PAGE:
I have rounded the corner and am half-way through the 5th scallop on the second side. This is going to take a while. It goes slightly faster now that I don’t have to keep peering at the book – it still lies open, close to hand, but I won’t need it there much longer. It is extraordinary how often I go slightly wrong and either (a) need to tink back a few stitches or (b) can’t remember where I am and what I’m supposed to do next. Even now, even when completely rested and sober and paying attention to what I’m doing.
Funeral arrangements seem to be going forward smoothly on all fronts – assuming my husband’s trousers come home today as arranged. My husband is to do a reading, something from the Book of Lamentations, so one of today’s jobs is to look it up. We have the reference, but not the text, and we have only old-fashioned bibles in this house, King James and Douai and the Vulgate. My husband says the numbering is often different.
What I want at my funeral is St Paul’s “Rejoice! Again I say to you, Rejoice!” I heard it at a funeral once, and thought it was sensational. But C. remained furious throughout at her cancer and at God for inflicting it on her, and it sounds as if readings have been chosen accordingly. Little C. will read something from Rilke, an author known to me only by name.
The party is to be at C.’s house, and in her beloved garden if the weather holds. Our niece has told the caterer to expect 65. (I would be doing well to muster half that number.) The notices were in both the Scotsman and the Times yesterday – easy to spot, if you still have the newspapers lying about, as C. used her maiden name.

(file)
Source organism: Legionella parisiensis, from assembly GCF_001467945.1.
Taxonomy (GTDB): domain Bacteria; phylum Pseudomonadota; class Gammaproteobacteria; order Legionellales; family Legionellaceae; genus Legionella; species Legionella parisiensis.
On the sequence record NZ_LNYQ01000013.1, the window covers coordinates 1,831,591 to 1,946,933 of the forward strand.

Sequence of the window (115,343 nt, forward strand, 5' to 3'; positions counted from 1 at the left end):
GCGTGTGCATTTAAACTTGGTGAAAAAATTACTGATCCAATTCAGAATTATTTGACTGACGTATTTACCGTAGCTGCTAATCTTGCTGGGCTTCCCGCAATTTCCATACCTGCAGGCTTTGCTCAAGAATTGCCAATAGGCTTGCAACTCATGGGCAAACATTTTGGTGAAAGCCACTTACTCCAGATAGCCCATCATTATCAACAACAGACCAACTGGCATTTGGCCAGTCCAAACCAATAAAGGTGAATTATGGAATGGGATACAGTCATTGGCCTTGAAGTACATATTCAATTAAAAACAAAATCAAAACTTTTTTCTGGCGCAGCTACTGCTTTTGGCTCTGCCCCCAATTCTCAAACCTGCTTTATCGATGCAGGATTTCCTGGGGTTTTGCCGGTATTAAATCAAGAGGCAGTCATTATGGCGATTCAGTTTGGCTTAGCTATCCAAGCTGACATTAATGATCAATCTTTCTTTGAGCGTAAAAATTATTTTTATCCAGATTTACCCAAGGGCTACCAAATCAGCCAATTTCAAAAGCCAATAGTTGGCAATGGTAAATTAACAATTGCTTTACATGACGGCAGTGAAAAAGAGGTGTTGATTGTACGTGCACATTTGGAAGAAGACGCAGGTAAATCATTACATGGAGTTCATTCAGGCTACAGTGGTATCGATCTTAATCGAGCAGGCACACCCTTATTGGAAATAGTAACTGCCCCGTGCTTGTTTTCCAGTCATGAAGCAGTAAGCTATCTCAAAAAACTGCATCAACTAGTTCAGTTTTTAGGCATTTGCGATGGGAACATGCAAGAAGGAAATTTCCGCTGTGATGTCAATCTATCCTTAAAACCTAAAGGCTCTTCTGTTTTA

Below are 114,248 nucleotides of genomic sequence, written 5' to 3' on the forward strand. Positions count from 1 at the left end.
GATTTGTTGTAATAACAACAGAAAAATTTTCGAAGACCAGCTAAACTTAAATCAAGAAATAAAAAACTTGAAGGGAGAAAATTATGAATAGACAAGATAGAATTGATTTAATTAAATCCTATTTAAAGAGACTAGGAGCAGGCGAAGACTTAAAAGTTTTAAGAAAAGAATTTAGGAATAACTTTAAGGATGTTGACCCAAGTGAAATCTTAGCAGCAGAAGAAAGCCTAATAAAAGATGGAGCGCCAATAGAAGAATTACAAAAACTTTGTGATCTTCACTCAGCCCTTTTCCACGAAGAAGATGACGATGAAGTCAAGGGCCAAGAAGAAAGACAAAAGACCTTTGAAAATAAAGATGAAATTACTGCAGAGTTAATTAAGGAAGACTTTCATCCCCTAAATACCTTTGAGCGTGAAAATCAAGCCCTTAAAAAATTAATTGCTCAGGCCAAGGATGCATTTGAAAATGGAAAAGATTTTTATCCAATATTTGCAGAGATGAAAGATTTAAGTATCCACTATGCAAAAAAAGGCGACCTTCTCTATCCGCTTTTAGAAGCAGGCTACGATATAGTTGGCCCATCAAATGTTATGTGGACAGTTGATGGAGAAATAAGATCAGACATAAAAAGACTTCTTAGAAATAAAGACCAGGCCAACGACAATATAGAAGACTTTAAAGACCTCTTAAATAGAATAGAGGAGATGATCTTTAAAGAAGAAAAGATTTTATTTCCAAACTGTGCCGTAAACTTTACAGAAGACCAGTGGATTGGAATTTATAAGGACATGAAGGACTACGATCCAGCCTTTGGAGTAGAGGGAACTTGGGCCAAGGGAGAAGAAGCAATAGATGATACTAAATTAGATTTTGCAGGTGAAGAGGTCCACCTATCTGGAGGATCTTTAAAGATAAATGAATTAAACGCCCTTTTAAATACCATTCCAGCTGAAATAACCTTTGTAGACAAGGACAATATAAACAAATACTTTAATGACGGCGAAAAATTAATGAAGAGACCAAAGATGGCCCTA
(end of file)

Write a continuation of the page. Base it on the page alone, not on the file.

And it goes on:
Rachel’s son Joe, in his final weeks at Nottingham University, is having trouble getting a two-day extension on a vital essay so that he can come. A weepy girl classmate had just secured a whole fortnight’s extension for “stress” and Joe assumed he would have no trouble, but his tutor clearly regards “great-aunt’s funeral” as next door to spurious. He was told at one point that he would have to submit a death certificate and agree to counselling. He is appealing to a higher authority.
Rachel and Ed and all the rest of the family will be here by Sunday evening, so one of today’s jobs is to iron our one tablecloth.
Both VK and Knitter’s have turned up in the last few days. The question looms: will I have the courage not to renew Knitter’s, as previously resolved? I have one more issue to go. There is even a pattern in this one in which I feel a transitory interest – the Cable-go-Round on page 56. Beyond that, everything seems predictable, dull, or bizarre; there is nothing to read except pages and pages of an interview with Debbie Macomber, who doesn’t interest me; and there’s all that X-type photography which continues to grate on my fragile nerves.
Whereas I wouldn’t dream of dropping VK, which has nothing whatsoever this time in which I have even a brief interest.
Tell me, who is StevenBe, the latest knitter in the Addi ad? We’ve had Franklin, I know who he is, and an LYS owner whose name I’ve forgotten. Perhaps he's just an aging pop star who happens to knit?